Much of the inventive functionality and many of the inventive principles are best implemented with or in software programs or instructions and integrated circuits (ICs) such as application specific ICs. It is expected that one of ordinary skill, notwithstanding possibly significant effort and many design choices motivated by, for example, available time, current technology, and economic considerations, when guided by the concepts and principles disclosed herein will be readily capable of generating such software instructions and programs and ICs with minimal experimentation. Therefore, in the interest of brevity and minimization of any risk of obscuring the principles and concepts in accordance to the present invention, further discussion of such software and ICs, if any, will be limited to the essentials with respect to the principles and concepts of the preferred embodiments.
The computer 110 typically includes a variety of computer readable media. Computer readable media can be any available media that can be accessed by computer 110 and includes both volatile and nonvolatile media, removable and non-removable media. By way of example, and not limitation, computer readable media may comprise computer storage media and communication media. Computer storage media includes volatile and nonvolatile, removable and non-removable media implemented in any method or technology for storage of information such as computer readable instructions, data structures, program modules or other data. Computer storage media includes, but is not limited to, RAM, ROM, EEPROM, flash memory or other memory technology, CD-ROM, digital versatile disks (DVD) or other optical disk storage, magnetic cassettes, magnetic tape, magnetic disk storage or other magnetic storage devices, or any other medium which can be used to store the desired information and which can accessed by computer 110. Communication media typically embodies computer readable instructions, data structures, program modules or other data in a modulated data signal such as a carrier wave or other transport mechanism and includes any information delivery media. The term “modulated data signal” means a signal that has one or more of its characteristics set or changed in such a manner as to encode information in the signal. By way of example, and not limitation, communication media includes wired media such as a wired network or direct-wired connection, and wireless media such as acoustic, radio frequency, infrared and other wireless media. Combinations of the any of the above should also be included within the scope of computer readable media.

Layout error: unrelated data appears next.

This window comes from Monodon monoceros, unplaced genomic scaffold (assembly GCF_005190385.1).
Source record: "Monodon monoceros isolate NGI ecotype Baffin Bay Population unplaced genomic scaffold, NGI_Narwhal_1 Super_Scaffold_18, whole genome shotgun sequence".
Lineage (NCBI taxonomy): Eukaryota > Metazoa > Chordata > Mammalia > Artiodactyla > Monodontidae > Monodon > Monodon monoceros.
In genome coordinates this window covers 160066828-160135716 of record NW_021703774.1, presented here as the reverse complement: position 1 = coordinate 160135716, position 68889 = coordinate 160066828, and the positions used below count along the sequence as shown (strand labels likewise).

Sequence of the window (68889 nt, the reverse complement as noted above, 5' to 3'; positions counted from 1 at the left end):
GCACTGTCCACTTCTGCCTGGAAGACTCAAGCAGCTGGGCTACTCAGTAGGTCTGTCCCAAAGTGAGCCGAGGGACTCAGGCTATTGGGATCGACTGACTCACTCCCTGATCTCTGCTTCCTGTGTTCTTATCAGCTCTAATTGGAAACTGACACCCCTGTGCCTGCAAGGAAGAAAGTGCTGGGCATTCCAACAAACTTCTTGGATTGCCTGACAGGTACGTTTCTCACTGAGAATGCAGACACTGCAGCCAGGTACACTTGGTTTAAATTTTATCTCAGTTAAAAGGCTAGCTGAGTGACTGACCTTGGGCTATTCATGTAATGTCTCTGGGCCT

The system memory 130 includes computer storage media in the form of volatile and/or nonvolatile memory such as read only memory (ROM) 131 and random access memory (RAM) 132. A basic input/output system 133 (BIOS), containing the basic routines that help to transfer information between elements within computer 110, such as during start-up, is typically stored in ROM 131. RAM 132 typically contains data and/or program modules that are immediately accessible to and/or presently being operated on by processing unit 120. By way of example, and not limitation,
The computer 110 may also include other removable/non-removable, volatile/nonvolatile computer storage media. By way of example only,
The drives and their associated computer storage media discussed above and illustrated in
The computer 110 may operate in a networked environment using logical connections to one or more remote computers, such as a remote computer 180. The remote computer 180 may be a personal computer, a server, a router, a network PC, a peer device or other common network node, and typically includes many or all of the elements described above relative to the computer 110, although only a memory storage device 181 has been illustrated in